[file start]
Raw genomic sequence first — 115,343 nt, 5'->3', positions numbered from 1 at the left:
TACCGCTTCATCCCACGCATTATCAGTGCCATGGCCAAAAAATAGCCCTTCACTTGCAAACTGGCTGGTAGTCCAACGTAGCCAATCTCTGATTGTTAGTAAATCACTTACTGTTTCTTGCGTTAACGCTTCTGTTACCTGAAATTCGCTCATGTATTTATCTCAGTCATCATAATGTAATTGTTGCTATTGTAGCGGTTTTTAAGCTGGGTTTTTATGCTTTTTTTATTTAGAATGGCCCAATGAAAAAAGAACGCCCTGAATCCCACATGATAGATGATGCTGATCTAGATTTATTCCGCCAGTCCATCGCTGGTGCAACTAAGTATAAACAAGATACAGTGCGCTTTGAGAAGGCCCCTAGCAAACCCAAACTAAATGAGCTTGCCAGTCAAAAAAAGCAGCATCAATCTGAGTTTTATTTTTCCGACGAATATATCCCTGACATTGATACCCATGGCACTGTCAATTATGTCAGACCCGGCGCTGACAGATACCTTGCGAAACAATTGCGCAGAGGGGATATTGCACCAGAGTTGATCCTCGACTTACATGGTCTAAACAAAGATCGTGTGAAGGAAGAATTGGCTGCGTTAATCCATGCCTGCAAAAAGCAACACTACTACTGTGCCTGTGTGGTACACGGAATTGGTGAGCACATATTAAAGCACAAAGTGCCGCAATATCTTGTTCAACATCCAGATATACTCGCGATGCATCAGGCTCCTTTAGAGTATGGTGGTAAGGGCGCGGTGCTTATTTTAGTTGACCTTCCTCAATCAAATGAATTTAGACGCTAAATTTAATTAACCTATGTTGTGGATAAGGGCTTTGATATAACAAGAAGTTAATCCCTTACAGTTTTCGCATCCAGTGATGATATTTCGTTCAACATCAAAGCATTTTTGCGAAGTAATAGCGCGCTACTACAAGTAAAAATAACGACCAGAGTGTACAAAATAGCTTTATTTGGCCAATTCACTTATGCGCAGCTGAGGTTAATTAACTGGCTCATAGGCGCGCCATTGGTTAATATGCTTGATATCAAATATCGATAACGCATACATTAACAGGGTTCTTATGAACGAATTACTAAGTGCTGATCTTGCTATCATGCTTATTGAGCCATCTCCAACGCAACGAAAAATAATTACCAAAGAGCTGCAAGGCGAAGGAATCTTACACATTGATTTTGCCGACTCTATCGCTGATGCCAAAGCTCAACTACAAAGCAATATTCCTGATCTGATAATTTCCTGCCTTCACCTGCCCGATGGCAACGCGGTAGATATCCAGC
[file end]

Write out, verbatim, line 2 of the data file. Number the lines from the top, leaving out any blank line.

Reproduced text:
TACCGCTTCATCCCACGCATTATCAGTGCCATGGCCAAAAAATAGCCCTTCACTTGCAAACTGGCTGGTAGTCCAACGTAGCCAATCTCTGATTGTTAGTAAATCACTTACTGTTTCTTGCGTTAACGCTTCTGTTACCTGAAATTCGCTCATGTATTTATCTCAGTCATCATAATGTAATTGTTGCTATTGTAGCGGTTTTTAAGCTGGGTTTTTATGCTTTTTTTATTTAGAATGGCCCAATGAAAAAAGAACGCCCTGAATCCCACATGATAGATGATGCTGATCTAGATTTATTCCGCCAGTCCATCGCTGGTGCAACTAAGTATAAACAAGATACAGTGCGCTTTGAGAAGGCCCCTAGCAAACCCAAACTAAATGAGCTTGCCAGTCAAAAAAAGCAGCATCAATCTGAGTTTTATTTTTCCGACGAATATATCCCTGACATTGATACCCATGGCACTGTCAATTATGTCAGACCCGGCGCTGACAGATACCTTGCGAAACAATTGCGCAGAGGGGATATTGCACCAGAGTTGATCCTCGACTTACATGGTCTAAACAAAGATCGTGTGAAGGAAGAATTGGCTGCGTTAATCCATGCCTGCAAAAAGCAACACTACTACTGTGCCTGTGTGGTACACGGAATTGGTGAGCACATATTAAAGCACAAAGTGCCGCAATATCTTGTTCAACATCCAGATATACTCGCGATGCATCAGGCTCCTTTAGAGTATGGTGGTAAGGGCGCGGTGCTTATTTTAGTTGACCTTCCTCAATCAAATGAATTTAGACGCTAAATTTAATTAACCTATGTTGTGGATAAGGGCTTTGATATAACAAGAAGTTAATCCCTTACAGTTTTCGCATCCAGTGATGATATTTCGTTCAACATCAAAGCATTTTTGCGAAGTAATAGCGCGCTACTACAAGTAAAAATAACGACCAGAGTGTACAAAATAGCTTTATTTGGCCAATTCACTTATGCGCAGCTGAGGTTAATTAACTGGCTCATAGGCGCGCCATTGGTTAATATGCTTGATATCAAATATCGATAACGCATACATTAACAGGGTTCTTATGAACGAATTACTAAGTGCTGATCTTGCTATCATGCTTATTGAGCCATCTCCAACGCAACGAAAAATAATTACCAAAGAGCTGCAAGGCGAAGGAATCTTACACATTGATTTTGCCGACTCTATCGCTGATGCCAAAGCTCAACTACAAAGCAATATTCCTGATCTGATAATTTCCTGCCTTCACCTGCCCGATGGCAACGCGGTAGATATCCAGC